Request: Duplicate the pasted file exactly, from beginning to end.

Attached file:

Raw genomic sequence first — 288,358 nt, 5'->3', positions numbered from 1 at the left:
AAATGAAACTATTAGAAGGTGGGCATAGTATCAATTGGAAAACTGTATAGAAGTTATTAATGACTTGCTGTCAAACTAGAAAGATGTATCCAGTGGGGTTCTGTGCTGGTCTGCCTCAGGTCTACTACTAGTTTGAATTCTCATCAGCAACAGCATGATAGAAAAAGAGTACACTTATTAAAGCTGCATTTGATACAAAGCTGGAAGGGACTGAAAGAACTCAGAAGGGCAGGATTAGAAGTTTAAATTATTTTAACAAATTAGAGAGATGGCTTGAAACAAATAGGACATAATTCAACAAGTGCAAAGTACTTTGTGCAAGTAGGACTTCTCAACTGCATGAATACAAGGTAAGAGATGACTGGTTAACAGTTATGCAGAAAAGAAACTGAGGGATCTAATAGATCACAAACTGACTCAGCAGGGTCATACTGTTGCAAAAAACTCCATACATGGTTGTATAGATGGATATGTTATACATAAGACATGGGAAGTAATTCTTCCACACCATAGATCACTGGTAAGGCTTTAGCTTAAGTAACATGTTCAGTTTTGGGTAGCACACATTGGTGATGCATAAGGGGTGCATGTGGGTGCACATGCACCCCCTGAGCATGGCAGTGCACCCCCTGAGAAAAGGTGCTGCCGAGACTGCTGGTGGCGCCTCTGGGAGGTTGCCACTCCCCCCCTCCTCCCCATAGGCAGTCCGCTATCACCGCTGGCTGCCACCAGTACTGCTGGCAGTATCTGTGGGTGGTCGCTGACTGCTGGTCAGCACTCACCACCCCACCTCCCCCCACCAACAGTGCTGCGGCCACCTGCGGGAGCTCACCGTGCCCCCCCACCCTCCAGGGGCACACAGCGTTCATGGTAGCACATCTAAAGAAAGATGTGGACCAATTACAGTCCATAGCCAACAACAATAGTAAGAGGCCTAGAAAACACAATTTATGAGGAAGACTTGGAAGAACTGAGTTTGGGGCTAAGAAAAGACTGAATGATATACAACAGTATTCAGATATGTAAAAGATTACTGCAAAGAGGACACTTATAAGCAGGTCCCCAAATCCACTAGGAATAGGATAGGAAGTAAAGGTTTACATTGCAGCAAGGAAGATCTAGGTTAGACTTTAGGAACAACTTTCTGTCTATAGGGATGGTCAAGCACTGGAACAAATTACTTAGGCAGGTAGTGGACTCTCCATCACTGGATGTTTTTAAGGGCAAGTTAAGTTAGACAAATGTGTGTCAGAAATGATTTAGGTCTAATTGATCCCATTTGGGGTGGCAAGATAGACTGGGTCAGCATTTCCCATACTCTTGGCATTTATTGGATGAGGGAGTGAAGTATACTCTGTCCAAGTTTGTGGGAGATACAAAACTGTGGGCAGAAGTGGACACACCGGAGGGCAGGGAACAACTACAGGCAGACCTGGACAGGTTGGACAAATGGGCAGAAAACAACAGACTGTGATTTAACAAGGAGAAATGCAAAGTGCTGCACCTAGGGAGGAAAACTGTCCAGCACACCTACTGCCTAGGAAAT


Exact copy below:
Raw genomic sequence first — 288,358 nt, 5'->3', positions numbered from 1 at the left:
AAATGAAACTATTAGAAGGTGGGCATAGTATCAATTGGAAAACTGTATAGAAGTTATTAATGACTTGCTGTCAAACTAGAAAGATGTATCCAGTGGGGTTCTGTGCTGGTCTGCCTCAGGTCTACTACTAGTTTGAATTCTCATCAGCAACAGCATGATAGAAAAAGAGTACACTTATTAAAGCTGCATTTGATACAAAGCTGGAAGGGACTGAAAGAACTCAGAAGGGCAGGATTAGAAGTTTAAATTATTTTAACAAATTAGAGAGATGGCTTGAAACAAATAGGACATAATTCAACAAGTGCAAAGTACTTTGTGCAAGTAGGACTTCTCAACTGCATGAATACAAGGTAAGAGATGACTGGTTAACAGTTATGCAGAAAAGAAACTGAGGGATCTAATAGATCACAAACTGACTCAGCAGGGTCATACTGTTGCAAAAAACTCCATACATGGTTGTATAGATGGATATGTTATACATAAGACATGGGAAGTAATTCTTCCACACCATAGATCACTGGTAAGGCTTTAGCTTAAGTAACATGTTCAGTTTTGGGTAGCACACATTGGTGATGCATAAGGGGTGCATGTGGGTGCACATGCACCCCCTGAGCATGGCAGTGCACCCCCTGAGAAAAGGTGCTGCCGAGACTGCTGGTGGCGCCTCTGGGAGGTTGCCACTCCCCCCCTCCTCCCCATAGGCAGTCCGCTATCACCGCTGGCTGCCACCAGTACTGCTGGCAGTATCTGTGGGTGGTCGCTGACTGCTGGTCAGCACTCACCACCCCACCTCCCCCCACCAACAGTGCTGCGGCCACCTGCGGGAGCTCACCGTGCCCCCCCACCCTCCAGGGGCACACAGCGTTCATGGTAGCACATCTAAAGAAAGATGTGGACCAATTACAGTCCATAGCCAACAACAATAGTAAGAGGCCTAGAAAACACAATTTATGAGGAAGACTTGGAAGAACTGAGTTTGGGGCTAAGAAAAGACTGAATGATATACAACAGTATTCAGATATGTAAAAGATTACTGCAAAGAGGACACTTATAAGCAGGTCCCCAAATCCACTAGGAATAGGATAGGAAGTAAAGGTTTACATTGCAGCAAGGAAGATCTAGGTTAGACTTTAGGAACAACTTTCTGTCTATAGGGATGGTCAAGCACTGGAACAAATTACTTAGGCAGGTAGTGGACTCTCCATCACTGGATGTTTTTAAGGGCAAGTTAAGTTAGACAAATGTGTGTCAGAAATGATTTAGGTCTAATTGATCCCATTTGGGGTGGCAAGATAGACTGGGTCAGCATTTCCCATACTCTTGGCATTTATTGGATGAGGGAGTGAAGTATACTCTGTCCAAGTTTGTGGGAGATACAAAACTGTGGGCAGAAGTGGACACACCGGAGGGCAGGGAACAACTACAGGCAGACCTGGACAGGTTGGACAAATGGGCAGAAAACAACAGACTGTGATTTAACAAGGAGAAATGCAAAGTGCTGCACCTAGGGAGGAAAACTGTCCAGCACACCTACTGCCTAGGAAAT